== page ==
Reply
 
Thread Tools Search this Thread Display Modes
 
Old 11-26-2020, 04:57 PM   #21
Guru
 
Seevee's Avatar
 
City: st pete
Vessel Model: 430 Mainship
Join Date: Sep 2016
Posts: 3,362
This choice is NOT black and white, and either could be just fine.


There are goods and bads of both choices, so pick what makes you feel happy.
__________________
Seevee
Seevee is offline   Reply With Quote
Old 11-27-2020, 11:22 AM   #22
Senior Member
 
LongJohn's Avatar
 
City: Watts Bar Lake, Tn River
Vessel Name: RedBoat
Vessel Model: MS 34T
Join Date: Apr 2013
Posts: 144
The single/twin choice for me compared the downsides of requiring a tow to the downsides of increased maintenance. I boat in inland rivers, so waiting on a tow for more than a day (two?) in remote areas is possible but would also not be dangerous. I bought a case of MREs and stuck them under the bed, just in case. My 2005 MS34T is a single with thruster. I've never had to try the MREs.
__________________
LongJohn
LongJohn is offline   Reply With Quote
Old 11-27-2020, 12:06 PM   #23
Guru
 
OldDan1943's Avatar
 
City: Aventura FL
Vessel Name: Kinja
Vessel Model: American Tug 34 #116
Join Date: Oct 2017
Posts: 9,546
My experiences;
N46 separate get home, separate shaft, folding propeller. The shaft nor propeller were protected. Used the main rudder to steer. Engine room cramped by 20KW gen. Was a 12KW boat.
N46, single engine, propeller protected by the skag. Single barn door rudder.
AT.
AT34, single engine, propeller protect by skag (sp). Rudder, a good size. Engine room, easy access to both sides of the main engine.
General observation, single engine can have excellent access to the engine. Single shaft, protected propeller, skag protects from the occasional bottom bump. Single rudder of a good size.
__________________
The meek will inherit the earth but, the brave will inherit the seas.
OldDan1943 is online now   Reply With Quote
Old 11-29-2020, 06:20 AM   #24
Guru
 
catalinajack's Avatar
 
City: Edgewater, MD
Vessel Name: Catalina Jack
Vessel Model: Defever 44
Join Date: Nov 2011
Posts: 3,142
Choices, choices, choices. My DeFever 44 with twins saved me twice when a DriveSaver coupling fractured, yes, twice. DeFevers have large engine rooms (5.5 feet of headroom) with good access to the outboard side of the engines. There is even storage space there. A DeFever 44 has large rudders and a keel that extends beyond the propellers which are several inches above the the keel so the props are similarly protected from bottom strikes which happened twice in Canada, granite, the Canadian Shield.

The first save occurred in Ottawa, Canada, a bit too far for a BoatUS rescue. I was able to run 18 miles down the canal to a good boat yard for repairs. If that had occurred in the Georgian Bay or the North Channel or half-way to the Virgin Islands, good luck with that. Or, how about while entering a very difficult inlet, the kind that many guys insist that dual Racors are necessary, just in case the filter plugs up at just the wrong time?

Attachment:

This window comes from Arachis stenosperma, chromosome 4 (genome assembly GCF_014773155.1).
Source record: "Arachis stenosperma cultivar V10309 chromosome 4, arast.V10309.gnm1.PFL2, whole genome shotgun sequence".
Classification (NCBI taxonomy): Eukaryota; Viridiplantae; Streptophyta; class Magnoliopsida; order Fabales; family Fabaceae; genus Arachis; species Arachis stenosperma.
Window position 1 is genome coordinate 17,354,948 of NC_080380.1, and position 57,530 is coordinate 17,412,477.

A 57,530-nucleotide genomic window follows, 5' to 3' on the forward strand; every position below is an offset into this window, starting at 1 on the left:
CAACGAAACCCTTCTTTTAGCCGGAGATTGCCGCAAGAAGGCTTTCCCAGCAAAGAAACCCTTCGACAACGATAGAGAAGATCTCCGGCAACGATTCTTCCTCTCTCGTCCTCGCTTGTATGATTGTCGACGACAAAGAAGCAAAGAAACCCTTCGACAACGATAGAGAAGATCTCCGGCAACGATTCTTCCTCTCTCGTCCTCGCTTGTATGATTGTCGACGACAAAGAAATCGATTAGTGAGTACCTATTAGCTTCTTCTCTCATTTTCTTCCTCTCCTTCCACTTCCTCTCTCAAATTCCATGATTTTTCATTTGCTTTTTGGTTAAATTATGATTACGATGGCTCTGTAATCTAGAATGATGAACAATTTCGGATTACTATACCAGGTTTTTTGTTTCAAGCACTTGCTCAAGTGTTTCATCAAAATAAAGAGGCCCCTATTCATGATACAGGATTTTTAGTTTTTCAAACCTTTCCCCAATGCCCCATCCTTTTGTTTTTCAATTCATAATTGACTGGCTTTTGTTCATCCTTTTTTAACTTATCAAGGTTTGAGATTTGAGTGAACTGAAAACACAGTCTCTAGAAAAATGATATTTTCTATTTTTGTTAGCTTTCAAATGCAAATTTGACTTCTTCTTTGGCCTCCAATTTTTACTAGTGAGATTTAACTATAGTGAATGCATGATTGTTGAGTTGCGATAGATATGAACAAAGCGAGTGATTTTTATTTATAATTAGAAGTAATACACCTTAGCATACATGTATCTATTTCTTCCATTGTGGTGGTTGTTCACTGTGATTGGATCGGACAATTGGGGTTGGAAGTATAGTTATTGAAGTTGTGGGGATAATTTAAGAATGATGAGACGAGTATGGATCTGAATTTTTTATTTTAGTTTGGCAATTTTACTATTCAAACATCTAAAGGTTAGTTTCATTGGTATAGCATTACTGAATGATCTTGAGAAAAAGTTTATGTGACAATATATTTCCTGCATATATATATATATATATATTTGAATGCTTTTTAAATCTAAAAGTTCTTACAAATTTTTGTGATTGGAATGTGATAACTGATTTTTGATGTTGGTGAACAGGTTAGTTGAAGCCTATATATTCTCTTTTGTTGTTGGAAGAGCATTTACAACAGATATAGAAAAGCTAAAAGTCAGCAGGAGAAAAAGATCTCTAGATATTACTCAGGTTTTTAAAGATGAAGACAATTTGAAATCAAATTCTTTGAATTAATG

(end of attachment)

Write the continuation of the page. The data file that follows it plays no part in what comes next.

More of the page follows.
I am quite happy with twins even though I have one extra oil change and impeller change each year, about $100, you know that wildly expensive doubling of maintenance expense. Still, I would not hesitate to consider a single-engined boat in the future. I would just factor in the risk associated with having just one engine. Where one boats is probably the biggest factor among many.
Quote:
Originally Posted by OldDan1943 View Post
My experiences;
N46 separate get home, separate shaft, folding propeller. The shaft nor propeller were protected. Used the main rudder to steer. Engine room cramped by 20KW gen. Was a 12KW boat.
N46, single engine, propeller protected by the skag. Single barn door rudder.
AT.
AT34, single engine, propeller protect by skag (sp). Rudder, a good size. Engine room, easy access to both sides of the main engine.
General observation, single engine can have excellent access to the engine. Single shaft, protected propeller, skag protects from the occasional bottom bump. Single rudder of a good size.
catalinajack is offline   Reply With Quote
Old 11-29-2020, 07:31 AM   #25
Guru
 
High Wire's Avatar
 
City: Cape May, NJ
Vessel Name: Irish Lady
Vessel Model: Monk 36
Join Date: Dec 2007
Posts: 4,451
Quote:
Originally Posted by SILENTKNIGHT View Post
we only travel within the great south bay of long island , might do a block island trip, but other than that we drive 7 miles across the bay and park it at the dock for 3 days of fun .
Based on this alone, I would vote for the ease of maintenance of a single. You are in SeaTow/BoatUS areas for the worst failure.
__________________
Archie
Irish Lady
1984 Monk 36 Hull #46
Currently in Cape May, NJ
High Wire is offline   Reply With Quote
Old 11-29-2020, 09:30 AM   #26
Guru
 
Pete Meisinger's Avatar
 
City: Oconto, WI
Vessel Name: Best Alternative
Vessel Model: 36 Albin Aft Cabin
Join Date: Oct 2012
Posts: 2,150
The Single

pete
Pete Meisinger is offline   Reply With Quote
Old 11-29-2020, 10:01 AM   #27
Guru
 
JohnEasley's Avatar


 
City: Palmetto
Vessel Name: Wanderlust
Vessel Model: 1999 Jefferson Rivanna 52'
Join Date: Feb 2018
Posts: 713
As the others have said, twins are easier to dock because you can split the sticks. The drawback to twins is the engine room will be tight, tight, tight.

With a single, maintenance is much easier. With some practice... determining the direction of prop walk, learning the effect of the wheel turned hard to one side and the result of forward and reverse, and the use of a bow thruster, you can learn to walk the boat sideways, if needed. It even becomes fun to do.